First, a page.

oogle is accusing the Chinese government of blocking its popular Gmail service, and trying to make it look like the glitch is Google's fault. China denies it's doing anything to disrupt Gmail users' messages. The dispute comes as Chinese authorities are trying to quell the "jasmine revolution," an online dissident movement inspired by the recent Arab revolts. Should Google be doing more to protect its users in China?
Google is powerless against China: Google has tried, and failed, in the past to thwart Chinese censorship, says Zacks Investment Research. It stopped "self-censoring its google.cn website," and redirected customers to Hong Kong, which has "a more conducive operating climate." But China has just used "sneaky" methods to slow down Google's site and discourage people from using it, cutting Google's share of the Chinese search market from 35 percent to 19 percent. You can't "operate in a country if you do not play ball with its government."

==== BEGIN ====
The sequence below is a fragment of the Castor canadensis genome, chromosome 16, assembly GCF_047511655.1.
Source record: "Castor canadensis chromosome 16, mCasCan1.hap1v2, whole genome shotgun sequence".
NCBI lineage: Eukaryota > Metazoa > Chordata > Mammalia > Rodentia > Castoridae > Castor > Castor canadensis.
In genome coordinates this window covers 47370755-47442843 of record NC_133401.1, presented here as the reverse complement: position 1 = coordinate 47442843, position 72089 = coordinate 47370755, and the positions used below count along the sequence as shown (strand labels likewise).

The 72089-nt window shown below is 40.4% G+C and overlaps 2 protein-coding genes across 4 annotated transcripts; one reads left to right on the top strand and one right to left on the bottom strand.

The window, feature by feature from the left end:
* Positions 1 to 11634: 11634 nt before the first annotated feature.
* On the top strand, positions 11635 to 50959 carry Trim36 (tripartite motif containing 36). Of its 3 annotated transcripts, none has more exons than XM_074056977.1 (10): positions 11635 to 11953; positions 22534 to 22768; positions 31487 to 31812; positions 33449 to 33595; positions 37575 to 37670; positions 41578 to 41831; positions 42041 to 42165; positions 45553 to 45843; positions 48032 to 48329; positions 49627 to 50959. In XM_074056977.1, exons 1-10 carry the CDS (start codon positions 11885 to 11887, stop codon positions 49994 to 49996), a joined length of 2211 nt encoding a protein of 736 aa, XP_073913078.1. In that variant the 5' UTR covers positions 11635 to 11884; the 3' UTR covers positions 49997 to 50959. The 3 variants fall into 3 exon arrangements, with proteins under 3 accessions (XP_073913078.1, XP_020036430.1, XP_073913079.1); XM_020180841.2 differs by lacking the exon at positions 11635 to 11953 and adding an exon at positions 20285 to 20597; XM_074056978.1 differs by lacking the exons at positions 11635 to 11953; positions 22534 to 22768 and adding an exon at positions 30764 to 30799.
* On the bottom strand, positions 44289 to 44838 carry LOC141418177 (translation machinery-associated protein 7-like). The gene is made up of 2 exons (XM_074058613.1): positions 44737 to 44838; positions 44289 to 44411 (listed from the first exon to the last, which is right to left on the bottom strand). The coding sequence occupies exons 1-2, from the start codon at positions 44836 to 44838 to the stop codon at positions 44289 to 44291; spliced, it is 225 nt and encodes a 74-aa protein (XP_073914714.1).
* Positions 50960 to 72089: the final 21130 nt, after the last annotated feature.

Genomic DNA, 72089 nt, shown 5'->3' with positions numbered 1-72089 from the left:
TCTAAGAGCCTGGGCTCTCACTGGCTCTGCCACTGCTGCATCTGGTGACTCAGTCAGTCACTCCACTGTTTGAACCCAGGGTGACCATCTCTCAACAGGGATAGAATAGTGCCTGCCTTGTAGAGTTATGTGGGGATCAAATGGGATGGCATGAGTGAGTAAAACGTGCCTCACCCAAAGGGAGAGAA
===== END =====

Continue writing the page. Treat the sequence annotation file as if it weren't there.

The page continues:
"Gmail under China attack: What next?"
Right, so Google should leave China then: Google has done nothing to fight back against the Gmail assault, "short of declaring who the real culprit is," says James Cohen at Technorati. Maybe the company just realizes it can either do business in China, or honor its corporate motto, "Don't be evil," but not both. If that's the case, it's time to get out of China, or change the motto to "Don't be evil, unless we'll lose 338 million potential customers."
"Google's Gmail — under attack in China (again)"
This could backfire on China: Given the decisive role the internet has played in toppling "long-standing dictatorships" all over the world this year, says Greg Tito at The Escapist, "it certainly makes sense for China to be wary of Google." But this "latest heavy-handedness" to foil dissidents and "smite Gmail" might be the Chinese government's undoing. "I might take a little censorship here and there, but if you mess with my Gmail, I'm gonna throw a brick through a window."
"Google calls out China for screwing up Gmail"
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